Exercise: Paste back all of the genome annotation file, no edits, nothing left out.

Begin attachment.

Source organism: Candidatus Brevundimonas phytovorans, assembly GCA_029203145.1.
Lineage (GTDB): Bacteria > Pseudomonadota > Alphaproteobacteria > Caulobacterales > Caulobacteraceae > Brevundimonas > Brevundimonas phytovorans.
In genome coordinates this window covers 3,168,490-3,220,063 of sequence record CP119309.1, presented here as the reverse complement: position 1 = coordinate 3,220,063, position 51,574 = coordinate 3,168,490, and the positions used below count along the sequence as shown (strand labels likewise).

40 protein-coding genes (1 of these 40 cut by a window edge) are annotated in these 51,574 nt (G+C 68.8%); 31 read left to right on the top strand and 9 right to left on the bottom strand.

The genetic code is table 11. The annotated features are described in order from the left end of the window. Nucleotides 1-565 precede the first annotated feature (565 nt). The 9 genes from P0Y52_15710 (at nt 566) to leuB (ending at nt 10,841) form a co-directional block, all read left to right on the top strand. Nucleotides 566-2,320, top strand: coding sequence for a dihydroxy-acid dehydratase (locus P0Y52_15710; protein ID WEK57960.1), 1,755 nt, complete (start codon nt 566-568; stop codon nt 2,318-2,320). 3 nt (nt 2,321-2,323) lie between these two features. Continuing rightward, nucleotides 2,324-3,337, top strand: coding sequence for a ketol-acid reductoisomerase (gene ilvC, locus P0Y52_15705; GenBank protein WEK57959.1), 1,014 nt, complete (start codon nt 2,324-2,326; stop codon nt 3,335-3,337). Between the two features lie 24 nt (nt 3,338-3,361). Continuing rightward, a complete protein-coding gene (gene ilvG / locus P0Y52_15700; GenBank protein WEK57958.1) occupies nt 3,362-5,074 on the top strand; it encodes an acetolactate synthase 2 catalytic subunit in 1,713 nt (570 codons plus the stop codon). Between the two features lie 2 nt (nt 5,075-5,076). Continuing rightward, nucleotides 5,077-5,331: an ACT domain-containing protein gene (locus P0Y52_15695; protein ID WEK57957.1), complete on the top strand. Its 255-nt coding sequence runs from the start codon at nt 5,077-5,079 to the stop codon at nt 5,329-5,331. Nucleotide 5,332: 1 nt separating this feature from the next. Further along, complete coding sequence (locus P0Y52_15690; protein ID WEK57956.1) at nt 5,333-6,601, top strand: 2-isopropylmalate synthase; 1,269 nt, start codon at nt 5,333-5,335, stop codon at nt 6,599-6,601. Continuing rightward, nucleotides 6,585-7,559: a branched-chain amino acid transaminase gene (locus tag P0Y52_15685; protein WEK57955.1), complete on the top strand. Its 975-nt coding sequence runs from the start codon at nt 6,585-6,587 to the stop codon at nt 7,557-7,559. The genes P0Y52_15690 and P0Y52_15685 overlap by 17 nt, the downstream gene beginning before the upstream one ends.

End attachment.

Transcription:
Source organism: Candidatus Brevundimonas phytovorans, assembly GCA_029203145.1.
Lineage (GTDB): Bacteria > Pseudomonadota > Alphaproteobacteria > Caulobacterales > Caulobacteraceae > Brevundimonas > Brevundimonas phytovorans.
In genome coordinates this window covers 3,168,490-3,220,063 of sequence record CP119309.1, presented here as the reverse complement: position 1 = coordinate 3,220,063, position 51,574 = coordinate 3,168,490, and the positions used below count along the sequence as shown (strand labels likewise).

40 protein-coding genes (1 of these 40 cut by a window edge) are annotated in these 51,574 nt (G+C 68.8%); 31 read left to right on the top strand and 9 right to left on the bottom strand.

The genetic code is table 11. The annotated features are described in order from the left end of the window. Nucleotides 1-565 precede the first annotated feature (565 nt). The 9 genes from P0Y52_15710 (at nt 566) to leuB (ending at nt 10,841) form a co-directional block, all read left to right on the top strand. Nucleotides 566-2,320, top strand: coding sequence for a dihydroxy-acid dehydratase (locus P0Y52_15710; protein ID WEK57960.1), 1,755 nt, complete (start codon nt 566-568; stop codon nt 2,318-2,320). 3 nt (nt 2,321-2,323) lie between these two features. Continuing rightward, nucleotides 2,324-3,337, top strand: coding sequence for a ketol-acid reductoisomerase (gene ilvC, locus P0Y52_15705; GenBank protein WEK57959.1), 1,014 nt, complete (start codon nt 2,324-2,326; stop codon nt 3,335-3,337). Between the two features lie 24 nt (nt 3,338-3,361). Continuing rightward, a complete protein-coding gene (gene ilvG / locus P0Y52_15700; GenBank protein WEK57958.1) occupies nt 3,362-5,074 on the top strand; it encodes an acetolactate synthase 2 catalytic subunit in 1,713 nt (570 codons plus the stop codon). Between the two features lie 2 nt (nt 5,075-5,076). Continuing rightward, nucleotides 5,077-5,331: an ACT domain-containing protein gene (locus P0Y52_15695; protein ID WEK57957.1), complete on the top strand. Its 255-nt coding sequence runs from the start codon at nt 5,077-5,079 to the stop codon at nt 5,329-5,331. Nucleotide 5,332: 1 nt separating this feature from the next. Further along, complete coding sequence (locus P0Y52_15690; protein ID WEK57956.1) at nt 5,333-6,601, top strand: 2-isopropylmalate synthase; 1,269 nt, start codon at nt 5,333-5,335, stop codon at nt 6,599-6,601. Continuing rightward, nucleotides 6,585-7,559: a branched-chain amino acid transaminase gene (locus tag P0Y52_15685; protein WEK57955.1), complete on the top strand. Its 975-nt coding sequence runs from the start codon at nt 6,585-6,587 to the stop codon at nt 7,557-7,559. The genes P0Y52_15690 and P0Y52_15685 overlap by 17 nt, the downstream gene beginning before the upstream one ends.